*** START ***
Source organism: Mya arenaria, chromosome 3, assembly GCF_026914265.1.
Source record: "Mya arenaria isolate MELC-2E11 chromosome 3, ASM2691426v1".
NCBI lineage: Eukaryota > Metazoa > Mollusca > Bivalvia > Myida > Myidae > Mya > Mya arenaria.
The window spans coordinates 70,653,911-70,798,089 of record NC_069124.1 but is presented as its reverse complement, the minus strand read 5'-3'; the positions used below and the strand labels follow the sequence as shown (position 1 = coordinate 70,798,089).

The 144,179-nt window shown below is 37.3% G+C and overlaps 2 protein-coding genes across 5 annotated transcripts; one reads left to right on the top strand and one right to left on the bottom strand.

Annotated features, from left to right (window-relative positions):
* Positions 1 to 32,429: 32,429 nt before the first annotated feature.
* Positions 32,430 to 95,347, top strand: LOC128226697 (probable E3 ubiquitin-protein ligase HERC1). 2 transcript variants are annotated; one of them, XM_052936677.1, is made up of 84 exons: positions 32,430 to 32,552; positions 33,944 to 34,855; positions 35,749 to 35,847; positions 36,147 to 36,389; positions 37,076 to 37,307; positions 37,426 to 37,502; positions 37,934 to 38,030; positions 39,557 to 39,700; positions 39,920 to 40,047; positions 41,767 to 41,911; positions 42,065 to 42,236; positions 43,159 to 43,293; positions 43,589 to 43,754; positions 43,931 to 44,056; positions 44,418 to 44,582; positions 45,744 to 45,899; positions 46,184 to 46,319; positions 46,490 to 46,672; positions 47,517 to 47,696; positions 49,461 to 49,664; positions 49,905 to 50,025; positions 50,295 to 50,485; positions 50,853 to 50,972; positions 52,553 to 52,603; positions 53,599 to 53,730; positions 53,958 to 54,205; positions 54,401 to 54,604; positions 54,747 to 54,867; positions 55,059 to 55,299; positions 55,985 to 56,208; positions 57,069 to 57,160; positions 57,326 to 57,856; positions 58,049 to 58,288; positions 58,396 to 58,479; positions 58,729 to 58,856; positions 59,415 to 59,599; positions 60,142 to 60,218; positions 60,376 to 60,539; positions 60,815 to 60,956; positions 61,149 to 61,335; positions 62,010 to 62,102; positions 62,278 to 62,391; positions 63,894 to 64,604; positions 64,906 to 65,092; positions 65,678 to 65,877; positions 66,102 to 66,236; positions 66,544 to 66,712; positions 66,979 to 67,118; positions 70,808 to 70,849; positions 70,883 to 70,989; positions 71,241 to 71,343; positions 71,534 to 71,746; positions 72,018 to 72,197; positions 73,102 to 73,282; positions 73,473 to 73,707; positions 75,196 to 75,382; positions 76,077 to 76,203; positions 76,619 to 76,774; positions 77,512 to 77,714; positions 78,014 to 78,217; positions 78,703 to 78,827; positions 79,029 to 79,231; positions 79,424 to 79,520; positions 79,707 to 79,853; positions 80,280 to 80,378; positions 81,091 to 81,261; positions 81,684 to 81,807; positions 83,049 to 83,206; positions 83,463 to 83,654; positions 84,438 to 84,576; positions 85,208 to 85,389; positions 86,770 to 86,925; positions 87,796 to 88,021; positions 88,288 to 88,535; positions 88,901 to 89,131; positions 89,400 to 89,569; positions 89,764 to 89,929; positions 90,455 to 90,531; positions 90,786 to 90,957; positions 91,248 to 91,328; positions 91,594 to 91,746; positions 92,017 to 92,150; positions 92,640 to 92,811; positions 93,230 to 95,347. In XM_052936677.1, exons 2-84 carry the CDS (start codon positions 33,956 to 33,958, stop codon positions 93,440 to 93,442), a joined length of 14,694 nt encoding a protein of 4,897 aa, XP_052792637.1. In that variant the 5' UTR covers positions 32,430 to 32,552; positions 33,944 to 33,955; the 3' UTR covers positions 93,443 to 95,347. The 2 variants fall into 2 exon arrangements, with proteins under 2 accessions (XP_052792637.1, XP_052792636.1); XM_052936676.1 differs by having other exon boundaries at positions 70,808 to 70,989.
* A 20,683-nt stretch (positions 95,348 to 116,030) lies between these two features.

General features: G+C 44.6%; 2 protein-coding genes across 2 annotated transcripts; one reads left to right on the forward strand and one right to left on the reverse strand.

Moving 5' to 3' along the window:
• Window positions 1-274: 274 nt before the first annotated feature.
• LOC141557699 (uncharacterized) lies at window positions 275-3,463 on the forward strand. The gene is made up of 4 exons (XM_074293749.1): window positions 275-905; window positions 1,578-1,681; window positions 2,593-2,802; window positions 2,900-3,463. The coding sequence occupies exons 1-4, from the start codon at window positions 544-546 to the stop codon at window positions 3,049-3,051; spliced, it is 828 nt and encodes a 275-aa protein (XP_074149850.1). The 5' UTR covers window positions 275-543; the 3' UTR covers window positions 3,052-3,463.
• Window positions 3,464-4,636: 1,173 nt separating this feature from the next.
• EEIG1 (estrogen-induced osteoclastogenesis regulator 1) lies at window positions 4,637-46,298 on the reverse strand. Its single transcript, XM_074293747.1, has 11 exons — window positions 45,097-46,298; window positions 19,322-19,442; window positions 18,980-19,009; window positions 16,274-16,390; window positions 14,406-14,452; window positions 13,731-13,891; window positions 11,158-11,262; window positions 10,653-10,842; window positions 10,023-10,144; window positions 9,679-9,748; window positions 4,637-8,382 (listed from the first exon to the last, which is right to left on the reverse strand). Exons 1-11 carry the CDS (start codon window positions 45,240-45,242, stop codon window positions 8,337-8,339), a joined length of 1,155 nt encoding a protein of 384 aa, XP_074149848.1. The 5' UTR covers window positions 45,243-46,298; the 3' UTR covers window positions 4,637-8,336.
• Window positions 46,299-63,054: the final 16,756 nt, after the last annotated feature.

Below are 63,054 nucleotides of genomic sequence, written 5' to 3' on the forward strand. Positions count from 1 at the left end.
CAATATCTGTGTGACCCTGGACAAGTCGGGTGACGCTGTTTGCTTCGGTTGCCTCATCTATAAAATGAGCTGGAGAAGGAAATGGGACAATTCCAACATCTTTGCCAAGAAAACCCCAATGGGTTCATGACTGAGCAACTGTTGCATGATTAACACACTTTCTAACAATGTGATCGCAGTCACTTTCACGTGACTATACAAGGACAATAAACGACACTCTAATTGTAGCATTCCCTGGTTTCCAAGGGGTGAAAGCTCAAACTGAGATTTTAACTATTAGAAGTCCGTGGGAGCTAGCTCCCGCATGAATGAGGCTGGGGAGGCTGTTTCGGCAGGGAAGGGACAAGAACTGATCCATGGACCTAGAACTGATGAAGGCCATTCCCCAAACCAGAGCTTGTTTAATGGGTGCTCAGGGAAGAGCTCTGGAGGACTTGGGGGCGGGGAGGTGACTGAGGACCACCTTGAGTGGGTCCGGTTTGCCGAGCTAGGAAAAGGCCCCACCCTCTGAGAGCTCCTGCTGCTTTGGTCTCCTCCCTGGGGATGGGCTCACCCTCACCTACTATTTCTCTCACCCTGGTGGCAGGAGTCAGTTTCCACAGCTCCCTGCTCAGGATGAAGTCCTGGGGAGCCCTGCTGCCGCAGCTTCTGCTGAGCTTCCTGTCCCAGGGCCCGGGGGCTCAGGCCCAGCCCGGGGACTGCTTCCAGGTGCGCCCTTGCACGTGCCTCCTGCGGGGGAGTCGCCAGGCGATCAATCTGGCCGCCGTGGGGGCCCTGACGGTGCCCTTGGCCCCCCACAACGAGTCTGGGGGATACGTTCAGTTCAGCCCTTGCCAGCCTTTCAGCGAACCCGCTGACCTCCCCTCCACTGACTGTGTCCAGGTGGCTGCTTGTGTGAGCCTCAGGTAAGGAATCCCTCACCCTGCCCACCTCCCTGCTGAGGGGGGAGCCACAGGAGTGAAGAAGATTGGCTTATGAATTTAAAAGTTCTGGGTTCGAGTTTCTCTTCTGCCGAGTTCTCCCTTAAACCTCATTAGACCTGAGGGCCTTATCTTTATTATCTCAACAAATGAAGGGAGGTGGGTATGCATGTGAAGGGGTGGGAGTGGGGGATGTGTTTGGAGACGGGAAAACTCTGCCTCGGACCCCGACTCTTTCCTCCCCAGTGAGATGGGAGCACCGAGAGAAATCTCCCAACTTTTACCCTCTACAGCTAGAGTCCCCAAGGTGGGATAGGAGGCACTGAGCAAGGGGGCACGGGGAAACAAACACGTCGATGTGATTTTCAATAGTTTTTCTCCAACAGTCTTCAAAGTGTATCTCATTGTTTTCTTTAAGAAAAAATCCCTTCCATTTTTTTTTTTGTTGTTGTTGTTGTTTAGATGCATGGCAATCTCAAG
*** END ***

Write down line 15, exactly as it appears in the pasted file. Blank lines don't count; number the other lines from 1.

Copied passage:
• EEIG1 (estrogen-induced osteoclastogenesis regulator 1) lies at window positions 4,637-46,298 on the reverse strand. Its single transcript, XM_074293747.1, has 11 exons — window positions 45,097-46,298; window positions 19,322-19,442; window positions 18,980-19,009; window positions 16,274-16,390; window positions 14,406-14,452; window positions 13,731-13,891; window positions 11,158-11,262; window positions 10,653-10,842; window positions 10,023-10,144; window positions 9,679-9,748; window positions 4,637-8,382 (listed from the first exon to the last, which is right to left on the reverse strand). Exons 1-11 carry the CDS (start codon window positions 45,240-45,242, stop codon window positions 8,337-8,339), a joined length of 1,155 nt encoding a protein of 384 aa, XP_074149848.1. The 5' UTR covers window positions 45,243-46,298; the 3' UTR covers window positions 4,637-8,336.